Rytter, L., Andreassen, K., Bergh, J. , Eki, P.-M., Grinholm, T., Kilpeliinen, A., Lazdiņa, D., Muiste P. and Nord-Larsen, T. 2015. Availability of Biomass for Energy Purposes in Nordic and Baltic Countries: Land Areas and Biomass Amounts. Baltic Forestry

This review compiles information on the current state of the forests and analyses the potential of forest fuels for energy purposes in Denmark, Finland, Norway, Sweden, Estonia and Latvia. In these countries the forest area is 61 mill. ha, corresponding to 52 % of the land areas, which is high in a European perspective where 38 % of the land area is forest (EU-27). Although some forest areas are protected, 75–92 % of the area can still be used for wood production. Further, substantial agriculture land areas may also be available for production of biomass for energy. Coniferous species dominate the forests in Finland, Norway and Sweden, while a more even distribution of conifers and deciduous species is found in Denmark, Estonia and Latvia. The total growing stock is around 7,400 mill. m3 and the annual increment is estimated to about 275 mill. m3 yr-1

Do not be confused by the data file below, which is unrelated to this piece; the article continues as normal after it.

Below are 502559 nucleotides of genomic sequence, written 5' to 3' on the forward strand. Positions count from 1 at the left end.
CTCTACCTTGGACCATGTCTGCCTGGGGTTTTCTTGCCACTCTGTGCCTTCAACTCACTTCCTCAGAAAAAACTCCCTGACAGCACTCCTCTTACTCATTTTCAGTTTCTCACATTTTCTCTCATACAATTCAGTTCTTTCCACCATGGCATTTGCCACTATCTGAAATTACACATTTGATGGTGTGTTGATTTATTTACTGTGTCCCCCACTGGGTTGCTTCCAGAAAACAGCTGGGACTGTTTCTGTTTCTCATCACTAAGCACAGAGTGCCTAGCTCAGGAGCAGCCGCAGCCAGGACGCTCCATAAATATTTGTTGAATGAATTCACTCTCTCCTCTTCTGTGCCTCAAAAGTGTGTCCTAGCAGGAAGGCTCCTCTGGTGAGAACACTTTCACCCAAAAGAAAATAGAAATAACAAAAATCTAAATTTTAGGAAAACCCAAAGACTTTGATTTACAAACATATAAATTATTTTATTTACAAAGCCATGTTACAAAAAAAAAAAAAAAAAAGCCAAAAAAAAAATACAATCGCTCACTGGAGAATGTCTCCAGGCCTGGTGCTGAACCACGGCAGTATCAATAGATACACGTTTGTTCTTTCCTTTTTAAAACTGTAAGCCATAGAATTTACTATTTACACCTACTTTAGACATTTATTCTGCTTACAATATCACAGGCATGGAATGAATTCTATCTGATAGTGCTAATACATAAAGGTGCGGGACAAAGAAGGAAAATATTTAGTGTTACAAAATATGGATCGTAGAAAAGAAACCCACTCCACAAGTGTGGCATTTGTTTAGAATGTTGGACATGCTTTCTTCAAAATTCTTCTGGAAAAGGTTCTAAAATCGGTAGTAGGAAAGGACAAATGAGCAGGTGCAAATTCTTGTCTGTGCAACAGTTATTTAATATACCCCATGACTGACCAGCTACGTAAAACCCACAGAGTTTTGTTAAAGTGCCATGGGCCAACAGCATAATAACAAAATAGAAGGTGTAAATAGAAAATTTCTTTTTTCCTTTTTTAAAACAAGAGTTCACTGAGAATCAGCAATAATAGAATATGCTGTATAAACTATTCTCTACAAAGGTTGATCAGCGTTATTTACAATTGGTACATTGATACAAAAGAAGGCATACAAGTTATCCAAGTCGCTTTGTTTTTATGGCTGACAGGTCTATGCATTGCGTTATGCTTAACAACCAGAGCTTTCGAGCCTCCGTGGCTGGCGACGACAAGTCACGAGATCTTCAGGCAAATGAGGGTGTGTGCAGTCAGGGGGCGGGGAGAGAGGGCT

Annual growth currently exceeds annual harvest, leading to the conclusion that some of the difference may be used for energy purposes in the near future. The current potential for forest fuel resources was estimated to 230–410 TWh yr-1 (830–1,480 PJ yr-1) for the countries included and forest fuels will thus be of utmost importance for the future energy supply in the area.

A changing climate with larger standing volumes may affect the future growth positively and increase the potential harvest levels. Estimates from Finland, Sweden and Norway show an average growth increase of over 30 % by the end of the century and substantially higher for specific regions. Wood is extensively used for energy purposes and the forests hold a large potential for increasing the production of renewable energy. The potential may be further increased in the future with increased fertilization, extended breeding for enhanced biomass production, larger cultivation areas and changes of tree species and management systems.

Keywords: annual forest growth, available land areas for forest, biomass availability, forest fuels, climate change effects, energy use, forestry regulations, growing stock, harvest potential of forest fuels, Nordic and Baltic countries